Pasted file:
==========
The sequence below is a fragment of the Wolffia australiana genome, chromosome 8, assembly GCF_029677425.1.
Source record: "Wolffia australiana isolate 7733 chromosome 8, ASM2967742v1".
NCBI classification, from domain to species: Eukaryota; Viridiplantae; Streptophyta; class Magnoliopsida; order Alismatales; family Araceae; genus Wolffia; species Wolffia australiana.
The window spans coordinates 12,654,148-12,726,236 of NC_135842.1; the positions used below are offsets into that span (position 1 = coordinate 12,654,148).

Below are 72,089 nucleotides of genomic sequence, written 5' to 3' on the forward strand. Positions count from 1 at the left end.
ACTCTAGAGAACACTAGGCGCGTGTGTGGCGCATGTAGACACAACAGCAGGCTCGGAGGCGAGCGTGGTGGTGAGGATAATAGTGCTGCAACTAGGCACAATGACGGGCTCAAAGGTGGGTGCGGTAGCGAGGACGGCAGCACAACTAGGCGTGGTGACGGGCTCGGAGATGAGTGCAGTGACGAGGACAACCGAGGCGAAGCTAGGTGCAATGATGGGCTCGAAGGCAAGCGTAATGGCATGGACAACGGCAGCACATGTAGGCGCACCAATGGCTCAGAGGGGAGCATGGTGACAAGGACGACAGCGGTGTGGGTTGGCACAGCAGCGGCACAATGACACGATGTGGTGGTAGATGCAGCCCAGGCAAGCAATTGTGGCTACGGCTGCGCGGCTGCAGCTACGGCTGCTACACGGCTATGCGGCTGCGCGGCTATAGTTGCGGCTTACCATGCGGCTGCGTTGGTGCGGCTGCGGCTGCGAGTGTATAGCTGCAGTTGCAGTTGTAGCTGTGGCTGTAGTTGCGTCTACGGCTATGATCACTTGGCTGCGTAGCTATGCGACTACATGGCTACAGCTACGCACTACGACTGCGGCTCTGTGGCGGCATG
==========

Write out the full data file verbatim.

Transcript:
The sequence below is a fragment of the Wolffia australiana genome, chromosome 8, assembly GCF_029677425.1.
Source record: "Wolffia australiana isolate 7733 chromosome 8, ASM2967742v1".
NCBI classification, from domain to species: Eukaryota; Viridiplantae; Streptophyta; class Magnoliopsida; order Alismatales; family Araceae; genus Wolffia; species Wolffia australiana.
The window spans coordinates 12,654,148-12,726,236 of NC_135842.1; the positions used below are offsets into that span (position 1 = coordinate 12,654,148).

Below are 72,089 nucleotides of genomic sequence, written 5' to 3' on the forward strand. Positions count from 1 at the left end.
ACTCTAGAGAACACTAGGCGCGTGTGTGGCGCATGTAGACACAACAGCAGGCTCGGAGGCGAGCGTGGTGGTGAGGATAATAGTGCTGCAACTAGGCACAATGACGGGCTCAAAGGTGGGTGCGGTAGCGAGGACGGCAGCACAACTAGGCGTGGTGACGGGCTCGGAGATGAGTGCAGTGACGAGGACAACCGAGGCGAAGCTAGGTGCAATGATGGGCTCGAAGGCAAGCGTAATGGCATGGACAACGGCAGCACATGTAGGCGCACCAATGGCTCAGAGGGGAGCATGGTGACAAGGACGACAGCGGTGTGGGTTGGCACAGCAGCGGCACAATGACACGATGTGGTGGTAGATGCAGCCCAGGCAAGCAATTGTGGCTACGGCTGCGCGGCTGCAGCTACGGCTGCTACACGGCTATGCGGCTGCGCGGCTATAGTTGCGGCTTACCATGCGGCTGCGTTGGTGCGGCTGCGGCTGCGAGTGTATAGCTGCAGTTGCAGTTGTAGCTGTGGCTGTAGTTGCGTCTACGGCTATGATCACTTGGCTGCGTAGCTATGCGACTACATGGCTACAGCTACGCACTACGACTGCGGCTCTGTGGCGGCATG